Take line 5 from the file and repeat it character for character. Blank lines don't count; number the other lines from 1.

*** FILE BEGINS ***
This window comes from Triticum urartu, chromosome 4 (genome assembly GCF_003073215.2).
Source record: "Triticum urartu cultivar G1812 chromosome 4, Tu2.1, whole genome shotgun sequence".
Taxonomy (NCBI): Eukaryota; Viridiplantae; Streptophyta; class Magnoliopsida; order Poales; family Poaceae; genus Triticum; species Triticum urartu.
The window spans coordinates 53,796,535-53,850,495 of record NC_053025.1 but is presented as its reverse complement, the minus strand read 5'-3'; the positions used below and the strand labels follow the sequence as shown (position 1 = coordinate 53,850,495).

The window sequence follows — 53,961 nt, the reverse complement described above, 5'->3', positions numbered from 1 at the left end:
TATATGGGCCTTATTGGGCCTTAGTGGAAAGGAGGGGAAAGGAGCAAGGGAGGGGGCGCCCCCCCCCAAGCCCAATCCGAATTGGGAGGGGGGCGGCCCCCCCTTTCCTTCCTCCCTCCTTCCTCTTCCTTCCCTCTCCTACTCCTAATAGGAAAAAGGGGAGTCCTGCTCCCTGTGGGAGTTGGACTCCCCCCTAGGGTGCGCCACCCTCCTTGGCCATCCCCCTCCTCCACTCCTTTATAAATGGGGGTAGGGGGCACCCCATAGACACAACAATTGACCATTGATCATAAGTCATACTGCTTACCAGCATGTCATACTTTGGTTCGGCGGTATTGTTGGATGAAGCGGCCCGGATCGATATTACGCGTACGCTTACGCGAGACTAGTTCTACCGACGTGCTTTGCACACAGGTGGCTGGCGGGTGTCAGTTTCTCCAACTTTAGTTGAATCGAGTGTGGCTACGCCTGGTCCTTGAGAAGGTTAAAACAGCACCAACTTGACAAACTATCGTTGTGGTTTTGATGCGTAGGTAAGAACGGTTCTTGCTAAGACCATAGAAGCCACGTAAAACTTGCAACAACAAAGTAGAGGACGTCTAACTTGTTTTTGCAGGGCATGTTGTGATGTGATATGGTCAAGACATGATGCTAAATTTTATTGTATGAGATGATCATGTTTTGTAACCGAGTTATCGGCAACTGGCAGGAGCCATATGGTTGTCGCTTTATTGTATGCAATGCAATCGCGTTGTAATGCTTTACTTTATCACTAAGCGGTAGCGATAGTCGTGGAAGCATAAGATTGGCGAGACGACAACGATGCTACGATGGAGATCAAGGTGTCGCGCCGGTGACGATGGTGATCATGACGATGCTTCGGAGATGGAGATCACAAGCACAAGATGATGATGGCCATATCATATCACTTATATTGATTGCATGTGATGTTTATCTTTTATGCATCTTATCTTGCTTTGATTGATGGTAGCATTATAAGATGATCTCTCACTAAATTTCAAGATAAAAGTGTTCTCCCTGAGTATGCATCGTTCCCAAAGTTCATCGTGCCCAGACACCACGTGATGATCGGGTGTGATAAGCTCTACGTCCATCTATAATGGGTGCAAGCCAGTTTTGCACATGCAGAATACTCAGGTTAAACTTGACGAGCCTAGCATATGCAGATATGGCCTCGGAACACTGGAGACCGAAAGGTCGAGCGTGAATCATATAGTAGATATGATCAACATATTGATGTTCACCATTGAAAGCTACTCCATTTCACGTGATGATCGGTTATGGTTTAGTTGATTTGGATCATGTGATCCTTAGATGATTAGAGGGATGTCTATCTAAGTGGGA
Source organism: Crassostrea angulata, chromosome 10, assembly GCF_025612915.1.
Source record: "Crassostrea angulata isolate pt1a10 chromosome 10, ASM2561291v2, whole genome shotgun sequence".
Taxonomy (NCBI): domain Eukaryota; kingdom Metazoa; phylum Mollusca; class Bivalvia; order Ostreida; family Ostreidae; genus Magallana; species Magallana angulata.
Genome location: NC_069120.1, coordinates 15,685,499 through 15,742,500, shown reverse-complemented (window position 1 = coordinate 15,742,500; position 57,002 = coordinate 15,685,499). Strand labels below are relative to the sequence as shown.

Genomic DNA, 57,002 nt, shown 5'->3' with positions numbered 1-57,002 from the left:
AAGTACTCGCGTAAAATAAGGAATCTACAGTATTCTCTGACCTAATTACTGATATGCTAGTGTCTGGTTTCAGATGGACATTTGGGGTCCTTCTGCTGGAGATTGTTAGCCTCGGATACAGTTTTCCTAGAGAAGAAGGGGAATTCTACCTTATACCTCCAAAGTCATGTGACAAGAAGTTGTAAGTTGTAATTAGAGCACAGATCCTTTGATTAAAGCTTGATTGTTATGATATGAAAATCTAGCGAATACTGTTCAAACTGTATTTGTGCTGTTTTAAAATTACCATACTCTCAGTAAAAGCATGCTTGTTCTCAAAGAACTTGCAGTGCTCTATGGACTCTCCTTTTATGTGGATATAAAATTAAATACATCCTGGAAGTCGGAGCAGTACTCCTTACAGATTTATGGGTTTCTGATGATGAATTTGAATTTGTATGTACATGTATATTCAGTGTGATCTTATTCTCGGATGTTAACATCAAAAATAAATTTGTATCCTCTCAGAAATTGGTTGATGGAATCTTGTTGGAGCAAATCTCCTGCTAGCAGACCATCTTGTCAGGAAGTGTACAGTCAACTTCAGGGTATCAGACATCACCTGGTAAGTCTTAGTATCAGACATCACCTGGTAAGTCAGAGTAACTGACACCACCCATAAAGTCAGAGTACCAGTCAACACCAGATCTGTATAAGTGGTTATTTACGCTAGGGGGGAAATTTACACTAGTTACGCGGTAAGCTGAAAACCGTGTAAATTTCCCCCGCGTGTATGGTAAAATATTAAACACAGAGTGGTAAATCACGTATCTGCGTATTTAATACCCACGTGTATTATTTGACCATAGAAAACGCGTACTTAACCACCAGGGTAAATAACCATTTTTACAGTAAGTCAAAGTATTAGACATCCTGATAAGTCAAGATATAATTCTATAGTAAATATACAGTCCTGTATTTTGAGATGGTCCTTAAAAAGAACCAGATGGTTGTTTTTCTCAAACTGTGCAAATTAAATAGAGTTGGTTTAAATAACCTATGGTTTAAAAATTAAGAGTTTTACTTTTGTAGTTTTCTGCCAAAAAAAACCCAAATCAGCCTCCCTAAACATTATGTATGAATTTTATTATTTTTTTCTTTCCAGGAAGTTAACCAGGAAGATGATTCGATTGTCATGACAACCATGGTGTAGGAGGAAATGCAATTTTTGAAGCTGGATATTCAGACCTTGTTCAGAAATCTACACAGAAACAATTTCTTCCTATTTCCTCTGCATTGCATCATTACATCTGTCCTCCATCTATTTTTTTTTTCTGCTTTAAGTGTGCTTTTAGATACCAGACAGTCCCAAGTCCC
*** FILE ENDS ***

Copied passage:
The window sequence follows — 53,961 nt, the reverse complement described above, 5'->3', positions numbered from 1 at the left end: